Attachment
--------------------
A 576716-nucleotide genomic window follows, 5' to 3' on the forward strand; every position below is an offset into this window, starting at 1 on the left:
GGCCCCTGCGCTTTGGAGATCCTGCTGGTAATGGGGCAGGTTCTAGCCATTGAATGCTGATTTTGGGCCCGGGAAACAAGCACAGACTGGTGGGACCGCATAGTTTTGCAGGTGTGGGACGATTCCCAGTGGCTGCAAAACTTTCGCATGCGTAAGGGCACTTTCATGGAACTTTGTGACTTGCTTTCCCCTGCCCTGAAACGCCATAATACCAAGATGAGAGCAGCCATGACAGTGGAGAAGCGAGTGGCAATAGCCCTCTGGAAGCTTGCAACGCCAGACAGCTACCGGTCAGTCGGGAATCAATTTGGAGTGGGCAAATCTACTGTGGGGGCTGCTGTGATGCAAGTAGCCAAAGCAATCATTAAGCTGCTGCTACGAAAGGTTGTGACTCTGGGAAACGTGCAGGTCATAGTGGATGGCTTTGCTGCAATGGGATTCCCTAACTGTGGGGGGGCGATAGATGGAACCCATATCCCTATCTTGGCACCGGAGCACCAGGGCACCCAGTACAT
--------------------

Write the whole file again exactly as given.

A 576716-nucleotide genomic window follows, 5' to 3' on the forward strand; every position below is an offset into this window, starting at 1 on the left:
GGCCCCTGCGCTTTGGAGATCCTGCTGGTAATGGGGCAGGTTCTAGCCATTGAATGCTGATTTTGGGCCCGGGAAACAAGCACAGACTGGTGGGACCGCATAGTTTTGCAGGTGTGGGACGATTCCCAGTGGCTGCAAAACTTTCGCATGCGTAAGGGCACTTTCATGGAACTTTGTGACTTGCTTTCCCCTGCCCTGAAACGCCATAATACCAAGATGAGAGCAGCCATGACAGTGGAGAAGCGAGTGGCAATAGCCCTCTGGAAGCTTGCAACGCCAGACAGCTACCGGTCAGTCGGGAATCAATTTGGAGTGGGCAAATCTACTGTGGGGGCTGCTGTGATGCAAGTAGCCAAAGCAATCATTAAGCTGCTGCTACGAAAGGTTGTGACTCTGGGAAACGTGCAGGTCATAGTGGATGGCTTTGCTGCAATGGGATTCCCTAACTGTGGGGGGGCGATAGATGGAACCCATATCCCTATCTTGGCACCGGAGCACCAGGGCACCCAGTACAT